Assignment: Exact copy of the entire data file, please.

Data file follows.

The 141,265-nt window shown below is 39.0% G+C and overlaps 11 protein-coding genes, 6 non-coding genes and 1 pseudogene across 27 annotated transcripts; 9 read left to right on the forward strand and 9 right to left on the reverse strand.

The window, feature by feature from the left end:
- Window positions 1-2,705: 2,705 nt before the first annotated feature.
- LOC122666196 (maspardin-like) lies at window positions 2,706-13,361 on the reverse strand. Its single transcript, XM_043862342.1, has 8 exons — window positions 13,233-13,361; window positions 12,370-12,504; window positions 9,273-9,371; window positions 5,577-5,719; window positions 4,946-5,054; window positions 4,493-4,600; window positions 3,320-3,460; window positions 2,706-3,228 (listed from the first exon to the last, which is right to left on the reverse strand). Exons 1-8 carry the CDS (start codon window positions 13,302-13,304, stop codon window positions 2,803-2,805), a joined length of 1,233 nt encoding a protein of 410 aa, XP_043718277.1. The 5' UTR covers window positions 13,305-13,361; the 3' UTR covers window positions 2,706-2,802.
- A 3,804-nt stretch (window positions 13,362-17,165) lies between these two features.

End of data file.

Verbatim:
The 141,265-nt window shown below is 39.0% G+C and overlaps 11 protein-coding genes, 6 non-coding genes and 1 pseudogene across 27 annotated transcripts; 9 read left to right on the forward strand and 9 right to left on the reverse strand.

The window, feature by feature from the left end:
- Window positions 1-2,705: 2,705 nt before the first annotated feature.
- LOC122666196 (maspardin-like) lies at window positions 2,706-13,361 on the reverse strand. Its single transcript, XM_043862342.1, has 8 exons — window positions 13,233-13,361; window positions 12,370-12,504; window positions 9,273-9,371; window positions 5,577-5,719; window positions 4,946-5,054; window positions 4,493-4,600; window positions 3,320-3,460; window positions 2,706-3,228 (listed from the first exon to the last, which is right to left on the reverse strand). Exons 1-8 carry the CDS (start codon window positions 13,302-13,304, stop codon window positions 2,803-2,805), a joined length of 1,233 nt encoding a protein of 410 aa, XP_043718277.1. The 5' UTR covers window positions 13,305-13,361; the 3' UTR covers window positions 2,706-2,802.
- A 3,804-nt stretch (window positions 13,362-17,165) lies between these two features.